Last night, director and photographer Tim Flach joined us in the YCN Library to talk about his new book, Endangered.
London-based photographer and director Tim Flach's beautiful and unmistakable work has increasingly focussed on the animal kingdom. Tim's interests lie in "the way humans shape animals, and shape their meaning — whether genetically, as with the featherless chicken, or with the symbolism that gives a special significance to a dove but dismisses a London pigeon as a flying rat." His work sets out to promote discussion and encourage debate, and has been featured in major public collections including the National Media Museum and the Swedish Museum of Natural History.
Remarkably, and more recently, Tim has travelled the length of the earth as part of an extraordinary multi-year project (20 months shooting and six more assembling the images) to visually explore what these animals, and their possible disappearance, mean to us. In his latest book, Endangered, Tim illustrates the tragic state of the natural world; highlighting the diversity of endangered species and the human-caused threats that they face everyday. From big cats in a losing battle with human settlements, to elephants that have been hunted for their ivory, animal portraiture is teamed with landscape photography to foster an emotional connection with species and their habitats, and remind us of the importance of connecting people with nature.
On the 15th of February, Tim joined us in the YCN Library for thought-provoking evening, as he talked us through the story behind his powerful new book, and the capture of its stunning images.
Here’s what we learned.
For Tim, photography is just a medium, and it is the way that it is applied that matters most. “It's not about being an adventurer, it’s about being a communicator.”
Endangered was realised after he had spent time exploring the world's rainforests, where he was made aware of the need for a shift in wildlife photography, which was not a fair representation of its current state. So following his trip, Tim spent six months working with the world's best conservationist specialists in order to find out what stories needed sharing, in order to raise awareness of the issues facing the natural world, and the potential impact of their loss.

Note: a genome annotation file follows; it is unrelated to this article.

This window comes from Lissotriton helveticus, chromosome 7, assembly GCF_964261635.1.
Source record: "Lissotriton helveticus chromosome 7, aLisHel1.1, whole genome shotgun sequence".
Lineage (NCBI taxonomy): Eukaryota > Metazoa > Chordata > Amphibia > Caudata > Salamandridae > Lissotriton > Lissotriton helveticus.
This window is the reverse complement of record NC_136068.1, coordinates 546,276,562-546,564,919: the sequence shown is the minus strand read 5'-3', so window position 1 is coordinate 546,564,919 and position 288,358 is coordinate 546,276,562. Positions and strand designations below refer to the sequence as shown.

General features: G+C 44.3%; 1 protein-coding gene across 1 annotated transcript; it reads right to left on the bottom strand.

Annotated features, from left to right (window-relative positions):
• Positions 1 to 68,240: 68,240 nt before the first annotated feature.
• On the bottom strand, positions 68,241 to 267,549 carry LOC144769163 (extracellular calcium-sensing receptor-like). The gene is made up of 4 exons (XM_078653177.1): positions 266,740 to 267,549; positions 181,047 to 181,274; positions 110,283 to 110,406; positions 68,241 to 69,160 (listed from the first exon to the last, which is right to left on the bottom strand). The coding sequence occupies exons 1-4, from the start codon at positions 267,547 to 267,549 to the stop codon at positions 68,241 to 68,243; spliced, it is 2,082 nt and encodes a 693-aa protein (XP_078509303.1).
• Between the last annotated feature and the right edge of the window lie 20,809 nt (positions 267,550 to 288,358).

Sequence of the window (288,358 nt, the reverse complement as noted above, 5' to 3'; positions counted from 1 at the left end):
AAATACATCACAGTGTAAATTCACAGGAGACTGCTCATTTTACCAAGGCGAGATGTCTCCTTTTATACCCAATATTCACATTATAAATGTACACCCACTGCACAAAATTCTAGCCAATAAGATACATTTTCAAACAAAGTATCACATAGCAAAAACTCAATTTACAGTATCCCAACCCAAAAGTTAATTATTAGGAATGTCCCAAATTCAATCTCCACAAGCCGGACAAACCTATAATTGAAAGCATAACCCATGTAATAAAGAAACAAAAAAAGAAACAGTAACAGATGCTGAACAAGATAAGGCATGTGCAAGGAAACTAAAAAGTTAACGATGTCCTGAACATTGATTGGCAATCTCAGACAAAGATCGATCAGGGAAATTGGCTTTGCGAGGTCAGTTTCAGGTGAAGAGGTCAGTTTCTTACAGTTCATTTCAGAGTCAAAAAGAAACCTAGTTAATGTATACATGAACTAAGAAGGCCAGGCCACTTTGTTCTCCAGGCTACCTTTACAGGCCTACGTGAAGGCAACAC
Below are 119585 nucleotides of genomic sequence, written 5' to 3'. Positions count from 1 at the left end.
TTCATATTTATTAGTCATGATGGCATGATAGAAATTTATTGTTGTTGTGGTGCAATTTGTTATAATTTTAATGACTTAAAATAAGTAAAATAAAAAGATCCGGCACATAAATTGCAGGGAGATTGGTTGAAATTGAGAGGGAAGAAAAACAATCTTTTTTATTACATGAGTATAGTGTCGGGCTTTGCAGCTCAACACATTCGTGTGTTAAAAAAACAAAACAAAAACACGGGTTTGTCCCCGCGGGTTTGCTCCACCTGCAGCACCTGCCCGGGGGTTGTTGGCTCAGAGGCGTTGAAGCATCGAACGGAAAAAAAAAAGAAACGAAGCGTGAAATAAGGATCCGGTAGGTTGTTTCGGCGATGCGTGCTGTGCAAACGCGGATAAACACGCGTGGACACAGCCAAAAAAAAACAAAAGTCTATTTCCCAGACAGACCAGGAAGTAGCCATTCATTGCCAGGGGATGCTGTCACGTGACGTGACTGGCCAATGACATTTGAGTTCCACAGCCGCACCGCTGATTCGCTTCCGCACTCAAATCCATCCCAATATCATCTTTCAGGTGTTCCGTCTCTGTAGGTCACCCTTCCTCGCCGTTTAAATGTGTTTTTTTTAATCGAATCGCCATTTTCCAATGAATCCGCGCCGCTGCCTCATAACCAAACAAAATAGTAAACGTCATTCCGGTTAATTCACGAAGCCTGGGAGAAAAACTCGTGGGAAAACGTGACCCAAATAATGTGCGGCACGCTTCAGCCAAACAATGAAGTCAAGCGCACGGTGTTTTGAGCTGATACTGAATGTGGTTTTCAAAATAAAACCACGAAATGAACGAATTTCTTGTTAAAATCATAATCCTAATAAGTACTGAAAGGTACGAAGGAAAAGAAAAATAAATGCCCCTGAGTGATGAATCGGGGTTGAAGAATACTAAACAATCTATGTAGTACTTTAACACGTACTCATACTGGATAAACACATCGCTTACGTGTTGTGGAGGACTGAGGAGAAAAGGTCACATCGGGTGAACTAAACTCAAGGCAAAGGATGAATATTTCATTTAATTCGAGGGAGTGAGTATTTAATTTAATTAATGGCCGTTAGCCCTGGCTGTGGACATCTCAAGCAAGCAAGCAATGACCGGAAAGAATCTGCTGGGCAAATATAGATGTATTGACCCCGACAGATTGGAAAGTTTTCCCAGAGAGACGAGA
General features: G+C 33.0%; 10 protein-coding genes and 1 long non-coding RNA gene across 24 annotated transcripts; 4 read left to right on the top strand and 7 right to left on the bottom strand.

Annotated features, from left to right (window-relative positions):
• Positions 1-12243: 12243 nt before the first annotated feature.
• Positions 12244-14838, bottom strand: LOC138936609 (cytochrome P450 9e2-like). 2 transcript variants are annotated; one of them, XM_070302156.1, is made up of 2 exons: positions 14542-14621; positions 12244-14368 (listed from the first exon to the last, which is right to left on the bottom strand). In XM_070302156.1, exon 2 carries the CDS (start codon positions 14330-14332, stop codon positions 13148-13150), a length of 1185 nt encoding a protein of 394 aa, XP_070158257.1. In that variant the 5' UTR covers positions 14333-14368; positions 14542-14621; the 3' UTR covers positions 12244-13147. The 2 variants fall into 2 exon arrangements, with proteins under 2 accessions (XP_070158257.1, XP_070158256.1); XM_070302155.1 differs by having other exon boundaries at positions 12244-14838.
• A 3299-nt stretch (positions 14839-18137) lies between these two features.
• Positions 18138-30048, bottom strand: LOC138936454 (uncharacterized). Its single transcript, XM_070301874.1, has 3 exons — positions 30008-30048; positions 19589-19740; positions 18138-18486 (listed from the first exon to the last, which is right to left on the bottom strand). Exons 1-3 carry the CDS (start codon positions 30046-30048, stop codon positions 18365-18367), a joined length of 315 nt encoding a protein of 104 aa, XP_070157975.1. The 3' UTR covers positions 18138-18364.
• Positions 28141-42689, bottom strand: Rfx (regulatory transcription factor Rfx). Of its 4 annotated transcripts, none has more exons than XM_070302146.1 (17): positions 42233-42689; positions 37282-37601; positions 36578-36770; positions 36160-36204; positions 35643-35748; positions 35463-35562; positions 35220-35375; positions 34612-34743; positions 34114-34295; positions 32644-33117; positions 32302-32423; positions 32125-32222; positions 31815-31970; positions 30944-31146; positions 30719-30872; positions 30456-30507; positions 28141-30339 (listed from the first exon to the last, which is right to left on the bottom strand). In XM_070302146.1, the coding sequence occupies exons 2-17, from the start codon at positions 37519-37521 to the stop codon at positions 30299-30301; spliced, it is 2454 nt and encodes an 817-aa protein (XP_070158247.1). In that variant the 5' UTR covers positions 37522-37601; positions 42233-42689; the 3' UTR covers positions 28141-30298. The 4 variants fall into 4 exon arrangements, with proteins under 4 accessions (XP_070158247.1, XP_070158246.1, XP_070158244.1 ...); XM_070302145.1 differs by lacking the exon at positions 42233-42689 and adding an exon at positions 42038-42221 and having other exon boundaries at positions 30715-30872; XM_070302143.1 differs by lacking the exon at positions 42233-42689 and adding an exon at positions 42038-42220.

"Sometimes it’s about the less iconic animals”, Tim explained, highlighting the striking story of Eagles. Icons of death in popular culture, Eagles are in reality nature's cleanser – they absorb pathogens and anthrax. Yet they are endangered, and their loss will impact lives the world over, which has already been seen in India, where their collapse has led to an outbreak of rabies.
So in order to give fair representation of all problems facing the natural world, the book is broken down into ecological drivers like climate change, which are portrayed through photography of the animals that demonstrate these issues. And to maintain focus throughout the book, there are only 150 words, written in poetic form in size 10.5pt. Collectively, Tim believes that Endangered represents the most powerful way for us to engage with the natural world.